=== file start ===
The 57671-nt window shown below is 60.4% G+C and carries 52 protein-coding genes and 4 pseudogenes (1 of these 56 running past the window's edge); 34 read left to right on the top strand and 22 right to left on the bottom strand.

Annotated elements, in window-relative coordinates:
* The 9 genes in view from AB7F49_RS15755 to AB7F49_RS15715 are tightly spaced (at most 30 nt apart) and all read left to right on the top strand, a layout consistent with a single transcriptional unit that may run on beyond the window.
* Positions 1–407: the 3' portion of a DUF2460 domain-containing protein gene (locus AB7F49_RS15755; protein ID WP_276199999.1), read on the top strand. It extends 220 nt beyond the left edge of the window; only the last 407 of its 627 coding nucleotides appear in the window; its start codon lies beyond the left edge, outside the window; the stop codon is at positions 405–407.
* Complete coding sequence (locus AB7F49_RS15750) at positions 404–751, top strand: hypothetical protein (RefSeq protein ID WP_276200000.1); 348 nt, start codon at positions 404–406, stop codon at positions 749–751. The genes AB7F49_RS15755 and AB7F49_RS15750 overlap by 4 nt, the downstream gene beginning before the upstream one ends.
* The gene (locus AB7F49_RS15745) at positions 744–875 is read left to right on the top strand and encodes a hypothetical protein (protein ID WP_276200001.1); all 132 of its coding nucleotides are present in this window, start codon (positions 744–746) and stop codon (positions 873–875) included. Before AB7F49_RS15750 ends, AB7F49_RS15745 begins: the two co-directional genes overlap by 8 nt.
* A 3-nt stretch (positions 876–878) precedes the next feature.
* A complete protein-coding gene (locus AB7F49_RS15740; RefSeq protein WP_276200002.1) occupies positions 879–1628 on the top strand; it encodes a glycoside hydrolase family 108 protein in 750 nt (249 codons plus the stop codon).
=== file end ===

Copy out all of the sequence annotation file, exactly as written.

The 57671-nt window shown below is 60.4% G+C and carries 52 protein-coding genes and 4 pseudogenes (1 of these 56 running past the window's edge); 34 read left to right on the top strand and 22 right to left on the bottom strand.

Annotated elements, in window-relative coordinates:
* The 9 genes in view from AB7F49_RS15755 to AB7F49_RS15715 are tightly spaced (at most 30 nt apart) and all read left to right on the top strand, a layout consistent with a single transcriptional unit that may run on beyond the window.
* Positions 1–407: the 3' portion of a DUF2460 domain-containing protein gene (locus AB7F49_RS15755; protein ID WP_276199999.1), read on the top strand. It extends 220 nt beyond the left edge of the window; only the last 407 of its 627 coding nucleotides appear in the window; its start codon lies beyond the left edge, outside the window; the stop codon is at positions 405–407.
* Complete coding sequence (locus AB7F49_RS15750) at positions 404–751, top strand: hypothetical protein (RefSeq protein ID WP_276200000.1); 348 nt, start codon at positions 404–406, stop codon at positions 749–751. The genes AB7F49_RS15755 and AB7F49_RS15750 overlap by 4 nt, the downstream gene beginning before the upstream one ends.
* The gene (locus AB7F49_RS15745) at positions 744–875 is read left to right on the top strand and encodes a hypothetical protein (protein ID WP_276200001.1); all 132 of its coding nucleotides are present in this window, start codon (positions 744–746) and stop codon (positions 873–875) included. Before AB7F49_RS15750 ends, AB7F49_RS15745 begins: the two co-directional genes overlap by 8 nt.
* A 3-nt stretch (positions 876–878) precedes the next feature.
* A complete protein-coding gene (locus AB7F49_RS15740; RefSeq protein WP_276200002.1) occupies positions 879–1628 on the top strand; it encodes a glycoside hydrolase family 108 protein in 750 nt (249 codons plus the stop codon).